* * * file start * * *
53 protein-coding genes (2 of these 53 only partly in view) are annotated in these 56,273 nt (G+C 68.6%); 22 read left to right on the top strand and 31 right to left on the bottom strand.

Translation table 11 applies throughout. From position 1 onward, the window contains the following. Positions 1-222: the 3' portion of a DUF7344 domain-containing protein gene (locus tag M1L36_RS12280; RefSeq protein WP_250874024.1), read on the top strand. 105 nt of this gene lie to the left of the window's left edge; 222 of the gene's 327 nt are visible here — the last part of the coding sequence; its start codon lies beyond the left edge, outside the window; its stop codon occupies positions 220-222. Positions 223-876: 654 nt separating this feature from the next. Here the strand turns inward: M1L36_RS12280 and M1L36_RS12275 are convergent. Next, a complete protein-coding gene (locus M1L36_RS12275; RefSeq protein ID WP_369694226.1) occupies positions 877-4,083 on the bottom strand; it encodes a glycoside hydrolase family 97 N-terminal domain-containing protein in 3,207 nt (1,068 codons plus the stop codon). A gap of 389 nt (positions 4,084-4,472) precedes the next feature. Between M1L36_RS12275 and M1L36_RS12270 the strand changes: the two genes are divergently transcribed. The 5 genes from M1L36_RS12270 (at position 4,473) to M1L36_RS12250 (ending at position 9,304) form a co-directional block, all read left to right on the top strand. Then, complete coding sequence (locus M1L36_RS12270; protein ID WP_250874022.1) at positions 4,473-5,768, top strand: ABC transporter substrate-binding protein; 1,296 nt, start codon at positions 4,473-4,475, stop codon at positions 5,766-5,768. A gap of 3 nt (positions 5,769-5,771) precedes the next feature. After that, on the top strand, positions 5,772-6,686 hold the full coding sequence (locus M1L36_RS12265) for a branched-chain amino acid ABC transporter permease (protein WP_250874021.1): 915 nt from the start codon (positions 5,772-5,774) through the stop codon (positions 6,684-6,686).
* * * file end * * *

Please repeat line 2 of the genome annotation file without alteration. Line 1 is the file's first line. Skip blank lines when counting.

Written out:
Translation table 11 applies throughout. From position 1 onward, the window contains the following. Positions 1-222: the 3' portion of a DUF7344 domain-containing protein gene (locus tag M1L36_RS12280; RefSeq protein WP_250874024.1), read on the top strand. 105 nt of this gene lie to the left of the window's left edge; 222 of the gene's 327 nt are visible here — the last part of the coding sequence; its start codon lies beyond the left edge, outside the window; its stop codon occupies positions 220-222. Positions 223-876: 654 nt separating this feature from the next. Here the strand turns inward: M1L36_RS12280 and M1L36_RS12275 are convergent. Next, a complete protein-coding gene (locus M1L36_RS12275; RefSeq protein ID WP_369694226.1) occupies positions 877-4,083 on the bottom strand; it encodes a glycoside hydrolase family 97 N-terminal domain-containing protein in 3,207 nt (1,068 codons plus the stop codon). A gap of 389 nt (positions 4,084-4,472) precedes the next feature. Between M1L36_RS12275 and M1L36_RS12270 the strand changes: the two genes are divergently transcribed. The 5 genes from M1L36_RS12270 (at position 4,473) to M1L36_RS12250 (ending at position 9,304) form a co-directional block, all read left to right on the top strand. Then, complete coding sequence (locus M1L36_RS12270; protein ID WP_250874022.1) at positions 4,473-5,768, top strand: ABC transporter substrate-binding protein; 1,296 nt, start codon at positions 4,473-4,475, stop codon at positions 5,766-5,768. A gap of 3 nt (positions 5,769-5,771) precedes the next feature. After that, on the top strand, positions 5,772-6,686 hold the full coding sequence (locus M1L36_RS12265) for a branched-chain amino acid ABC transporter permease (protein WP_250874021.1): 915 nt from the start codon (positions 5,772-5,774) through the stop codon (positions 6,684-6,686).